In this study, we found the differences in the ratio of vitreous VEGF-A/PDGF-AA ratio among all RRD subgroups based on the grading of PVR, where, in subgroup I (RRD group without the PVR), vitreous VEGF-A/PDGF-AA ratio showed slightly higher vitreous VEGF-A levels than vitreous PDGF-AA levels with a ratio of 1.2 : 1. We suggest that, in the early phase of RRD, VEGF-A and PDGF-AA receptors were activated by exposure to growth factors from the vitreous that enter the subretinal space so that the levels of both growth factors are increased . However, the VEGF-A level in the early phase of RRD was higher than the PDGF-AA level. This is in accordance with our suggestion that, in this phase, photoreceptor cells and retinal cells in the outer nuclear and plexiform layers have hypoxic conditions that trigger a response to increased rates of VEGF-A levels. Whickam et al. suggested that the hypoxic condition of the retina inactivates the prolyl hydroxylase, causing hypoxia-inducible factor-1α (HIF-1α) to accumulate and bind to HIF-1β to form HIF-1, which translocates to the nucleus and binds to the hypoxia response element located in the promoter region of VEGF gene and other genes . This theory explains how the hypoxic retinal cells can increase the VEGF-A level. In this phase, retinal cells are still viable, even though they have hypoxic condition. This is the most appropriate time for immediate surgery to reattach the neurosensory layer to the RPE and choroid.
In an experimental study of retinal detachment, it was found that, within 12 h, the outer photoreceptor segment showed structural damage. Initially, the distal part of the outer segment turned into a vacuole, and within 24–72 h, the entire outer segment of rod and cone cells became shorter and had significant damage with discus damage [23, 24]. Therefore, in the case of RRD, surgical treatment should be performed within <24 h of onset, before the occurrence of structural damage, so that recovery of the retinal cells can be optimal.
The vitreous VEGF-A/PDGF-AA ratio in subgroup II (RRD group with PVR grades A and B) was 3 : 10, where PDGF-AA levels were higher than VEGF-A levels. We suggested that it is due to the cellular response to the healing process in the form of cell migration, proliferation, survival, and production of cellular extracellular matrix proteins, where PDGF-AA is a growth factor that plays a major role in this process compared with VEGF-A. In this phase, the process of fibrosis tissue formation occurs rapidly. The study conducted by Mori et al. showed that, after retinal detachment, the production of PDGF-A by RPE cells increased, and the total amount of PDGF-AA in the eye could increase at the appropriate level to cause proliferative membrane formation . At this condition, VEGF-A levels have decreased because photoreceptor and retinal cells are no longer viable so that the oxygen demand decreased and did not provide a response for VEGF-A production.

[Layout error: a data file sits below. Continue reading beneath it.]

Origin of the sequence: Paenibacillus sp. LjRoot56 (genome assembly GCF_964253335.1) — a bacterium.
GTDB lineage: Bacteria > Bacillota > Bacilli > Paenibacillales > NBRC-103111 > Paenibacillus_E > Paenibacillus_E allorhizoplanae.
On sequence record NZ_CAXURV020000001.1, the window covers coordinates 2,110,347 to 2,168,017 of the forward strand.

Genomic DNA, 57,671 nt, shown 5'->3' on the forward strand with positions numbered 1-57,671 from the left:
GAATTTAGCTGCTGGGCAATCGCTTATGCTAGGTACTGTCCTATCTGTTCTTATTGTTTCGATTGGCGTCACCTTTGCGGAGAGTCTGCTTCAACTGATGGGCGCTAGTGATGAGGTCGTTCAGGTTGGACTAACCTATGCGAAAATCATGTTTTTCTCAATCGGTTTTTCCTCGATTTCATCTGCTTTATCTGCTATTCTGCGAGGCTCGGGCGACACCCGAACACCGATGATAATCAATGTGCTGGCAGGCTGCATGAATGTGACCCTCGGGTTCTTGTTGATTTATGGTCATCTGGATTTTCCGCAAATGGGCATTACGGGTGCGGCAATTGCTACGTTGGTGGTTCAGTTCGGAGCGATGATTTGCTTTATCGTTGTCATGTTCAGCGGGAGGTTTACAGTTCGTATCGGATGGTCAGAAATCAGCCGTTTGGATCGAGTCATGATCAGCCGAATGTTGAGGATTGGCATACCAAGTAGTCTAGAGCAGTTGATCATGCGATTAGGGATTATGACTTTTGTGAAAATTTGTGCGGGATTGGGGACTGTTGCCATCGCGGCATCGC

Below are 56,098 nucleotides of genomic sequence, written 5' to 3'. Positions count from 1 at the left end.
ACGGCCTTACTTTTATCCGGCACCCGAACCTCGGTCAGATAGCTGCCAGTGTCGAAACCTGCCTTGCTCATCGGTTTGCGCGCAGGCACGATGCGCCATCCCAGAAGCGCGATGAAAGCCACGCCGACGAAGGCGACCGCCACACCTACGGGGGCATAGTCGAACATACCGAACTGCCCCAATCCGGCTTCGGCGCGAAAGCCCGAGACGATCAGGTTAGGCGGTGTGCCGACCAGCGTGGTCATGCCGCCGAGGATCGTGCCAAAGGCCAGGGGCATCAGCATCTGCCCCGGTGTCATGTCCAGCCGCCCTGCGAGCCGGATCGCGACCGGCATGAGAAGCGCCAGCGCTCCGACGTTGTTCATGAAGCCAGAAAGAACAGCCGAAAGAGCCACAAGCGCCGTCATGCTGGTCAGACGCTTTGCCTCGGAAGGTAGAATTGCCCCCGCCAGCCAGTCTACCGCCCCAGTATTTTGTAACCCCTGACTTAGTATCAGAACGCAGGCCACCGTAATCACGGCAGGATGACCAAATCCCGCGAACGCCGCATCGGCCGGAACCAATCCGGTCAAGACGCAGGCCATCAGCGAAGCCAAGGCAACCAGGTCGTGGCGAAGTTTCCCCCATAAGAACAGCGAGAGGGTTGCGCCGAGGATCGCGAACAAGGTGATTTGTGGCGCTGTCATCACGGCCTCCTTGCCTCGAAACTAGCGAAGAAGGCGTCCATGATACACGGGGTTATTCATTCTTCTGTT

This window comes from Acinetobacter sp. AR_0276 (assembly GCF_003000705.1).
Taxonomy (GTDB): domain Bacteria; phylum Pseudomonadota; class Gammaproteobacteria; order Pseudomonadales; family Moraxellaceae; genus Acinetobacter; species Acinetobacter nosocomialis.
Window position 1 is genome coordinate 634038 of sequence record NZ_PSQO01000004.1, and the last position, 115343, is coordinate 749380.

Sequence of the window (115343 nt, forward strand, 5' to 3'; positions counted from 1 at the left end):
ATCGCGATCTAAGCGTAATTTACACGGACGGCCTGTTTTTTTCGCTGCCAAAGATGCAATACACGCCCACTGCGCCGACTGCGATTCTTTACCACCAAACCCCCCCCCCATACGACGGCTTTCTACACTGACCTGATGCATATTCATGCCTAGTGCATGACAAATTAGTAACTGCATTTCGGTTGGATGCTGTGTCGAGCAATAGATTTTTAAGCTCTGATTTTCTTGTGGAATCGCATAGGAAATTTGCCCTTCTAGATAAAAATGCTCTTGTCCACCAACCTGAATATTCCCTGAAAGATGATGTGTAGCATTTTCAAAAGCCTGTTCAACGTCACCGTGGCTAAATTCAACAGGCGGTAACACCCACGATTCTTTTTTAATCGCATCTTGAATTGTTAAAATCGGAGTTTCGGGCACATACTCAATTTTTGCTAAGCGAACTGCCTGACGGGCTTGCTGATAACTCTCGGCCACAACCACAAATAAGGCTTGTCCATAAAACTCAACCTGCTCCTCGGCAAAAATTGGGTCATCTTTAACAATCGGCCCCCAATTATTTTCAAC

In subgroup III (RRD group with PVR grade C), it was found that the vitreous VEGF-A/PDGF-AA ratio increased to 7 : 10, whereas both vitreous VEGF-A and PDGF-AA levels increased to almost the same level. The hypothesis of an increase in the levels of these two growth factors is due to the chronicity of the RRD itself and the damage to the old BRB. Yu et al.  obtained a number of significant new proteins in the patients with vitreous PVR patients, in which these proteins play a role in the inflammatory process and adhesion cells through the coagulation cascade process and complement. This coagulation cascade process and complement causes cell lysis, cell adhesion, migration, proliferation, fibrin degradation, and inflammation, which lead to chronic damage of BRB. This chronic BRB damage is suggested to be related to the activation of VEGF-A formation from the choroid in severe PVR conditions. In addition to chronic BRB damage, we also suggest an increase in VEGF-A level in this phase as a result of an increase in VEGF165b isoform, which is one of the anti-angiogenic VEGF-A isoforms. Ricker et al. found that the levels of VEGF165b isoforms were as much as 65% of the total VEGF in patients with vitreous PVR and macular holes, which explain a lack of blood vessel in PVR membranes . We suggested that the increase in VEGF-A isoform levels also leads to an increase in the total VEGF-A levels in RRD with PVR grade C conditions. Moreover, a study by Pennock and Kazlauskas  and Lei et al.  suggested that high PDGF levels can trigger activation of PDGFα receptors through non-PDGF indirect pathways, where VEGF-A competes with PDGF in activating PDGFα receptors [26, 27]. Presumably, in the case of severe PVR, where PDGF levels significantly increased, they could trigger non-PDGF activity. VEGF levels also increase to compete with PDGF and facilitate non-PDGF indirect pathways in activating PDGFα. Therefore, in this condition, the VEGF-A/PDGF-AA ratio should be equal in the patient’s vitreous.
As a conclusion, during the acute phase of RRD, vitreous VEGF-A levels significantly increase due to hypoxic conditions of photoreceptor and retinal cells. This phase is the right time to perform surgery to reattach the living photoreceptor and retinal cells to the RPE so that these cells regain oxygen and nutrients from the choroid and can function properly again. Meanwhile, in the chronic phase of RRD, which is accompanied by the formation of PVR, photoreceptor cells and retinal cells were inviable. Further reattachment surgery will no longer provide meaningful visual outcome. As RRD is only a local process, these two growth factors are not suitable for serum biomarkers. Further investigations and experimental studies using animal models may be required in the future.
The data that support the findings of this study are available from the corresponding author upon reasonable request.
Conflicts of Interest
The authors state that there are no conflicts of interest regarding this article.
The authors would like to thank Dr. Burhanuddin, MS, the scientific advisor for the statistics analysis review.